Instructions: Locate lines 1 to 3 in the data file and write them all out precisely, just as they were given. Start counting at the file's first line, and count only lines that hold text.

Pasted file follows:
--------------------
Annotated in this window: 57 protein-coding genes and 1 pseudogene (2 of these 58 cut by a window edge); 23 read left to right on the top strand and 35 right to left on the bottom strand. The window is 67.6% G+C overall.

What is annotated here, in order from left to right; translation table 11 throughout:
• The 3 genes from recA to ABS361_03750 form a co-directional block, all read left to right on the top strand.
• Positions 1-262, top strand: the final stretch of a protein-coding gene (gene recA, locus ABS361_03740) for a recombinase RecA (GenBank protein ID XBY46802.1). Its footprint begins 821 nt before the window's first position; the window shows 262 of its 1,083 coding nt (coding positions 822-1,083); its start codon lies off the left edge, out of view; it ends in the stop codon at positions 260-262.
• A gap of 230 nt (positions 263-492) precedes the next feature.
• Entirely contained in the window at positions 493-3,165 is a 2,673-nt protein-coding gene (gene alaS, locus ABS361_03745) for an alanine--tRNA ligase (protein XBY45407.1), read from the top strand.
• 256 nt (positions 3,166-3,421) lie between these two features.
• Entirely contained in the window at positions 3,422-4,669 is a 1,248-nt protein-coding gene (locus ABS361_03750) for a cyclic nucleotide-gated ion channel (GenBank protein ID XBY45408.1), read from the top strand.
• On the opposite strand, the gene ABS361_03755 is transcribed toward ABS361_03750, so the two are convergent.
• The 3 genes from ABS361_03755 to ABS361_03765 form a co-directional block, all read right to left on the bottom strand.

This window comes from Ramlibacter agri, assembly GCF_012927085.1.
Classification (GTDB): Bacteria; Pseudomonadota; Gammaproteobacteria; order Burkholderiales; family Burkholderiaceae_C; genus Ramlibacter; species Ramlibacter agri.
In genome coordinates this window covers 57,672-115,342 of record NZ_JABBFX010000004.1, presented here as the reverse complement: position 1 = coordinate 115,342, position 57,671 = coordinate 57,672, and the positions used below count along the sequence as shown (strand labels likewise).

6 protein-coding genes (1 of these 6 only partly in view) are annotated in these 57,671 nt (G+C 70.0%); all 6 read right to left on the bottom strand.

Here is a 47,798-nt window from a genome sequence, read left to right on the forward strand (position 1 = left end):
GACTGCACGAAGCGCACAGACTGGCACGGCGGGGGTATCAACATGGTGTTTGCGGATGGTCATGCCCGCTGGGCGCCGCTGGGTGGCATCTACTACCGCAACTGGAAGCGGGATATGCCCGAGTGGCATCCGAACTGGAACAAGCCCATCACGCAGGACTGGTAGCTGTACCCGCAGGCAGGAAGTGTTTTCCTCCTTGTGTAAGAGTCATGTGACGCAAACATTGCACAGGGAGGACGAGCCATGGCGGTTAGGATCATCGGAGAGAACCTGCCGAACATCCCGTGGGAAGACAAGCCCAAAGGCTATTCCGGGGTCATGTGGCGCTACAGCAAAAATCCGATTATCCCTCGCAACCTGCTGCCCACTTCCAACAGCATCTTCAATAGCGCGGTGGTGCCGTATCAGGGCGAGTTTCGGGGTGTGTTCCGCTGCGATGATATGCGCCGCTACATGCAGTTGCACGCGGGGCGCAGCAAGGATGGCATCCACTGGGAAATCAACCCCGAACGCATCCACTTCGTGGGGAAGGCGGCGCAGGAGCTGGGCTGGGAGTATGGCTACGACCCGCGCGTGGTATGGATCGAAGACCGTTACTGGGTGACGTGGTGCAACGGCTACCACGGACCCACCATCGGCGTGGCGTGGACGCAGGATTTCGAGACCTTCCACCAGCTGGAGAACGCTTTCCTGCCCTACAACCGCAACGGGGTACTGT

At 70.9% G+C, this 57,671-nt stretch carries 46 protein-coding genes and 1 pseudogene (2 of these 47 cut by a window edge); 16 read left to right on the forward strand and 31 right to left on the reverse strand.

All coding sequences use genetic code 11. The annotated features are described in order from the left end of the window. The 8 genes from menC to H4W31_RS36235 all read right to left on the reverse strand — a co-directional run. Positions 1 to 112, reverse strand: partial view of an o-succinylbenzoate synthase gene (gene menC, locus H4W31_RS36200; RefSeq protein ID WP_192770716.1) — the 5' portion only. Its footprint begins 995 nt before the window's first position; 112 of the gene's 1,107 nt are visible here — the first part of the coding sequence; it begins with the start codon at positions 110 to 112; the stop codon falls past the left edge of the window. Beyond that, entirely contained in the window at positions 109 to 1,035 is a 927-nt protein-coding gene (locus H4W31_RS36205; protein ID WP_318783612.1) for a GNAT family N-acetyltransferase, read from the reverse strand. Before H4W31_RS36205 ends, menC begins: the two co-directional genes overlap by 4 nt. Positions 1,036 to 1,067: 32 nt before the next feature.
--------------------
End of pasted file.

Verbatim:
Annotated in this window: 57 protein-coding genes and 1 pseudogene (2 of these 58 cut by a window edge); 23 read left to right on the top strand and 35 right to left on the bottom strand. The window is 67.6% G+C overall.

What is annotated here, in order from left to right; translation table 11 throughout:
• The 3 genes from recA to ABS361_03750 form a co-directional block, all read left to right on the top strand.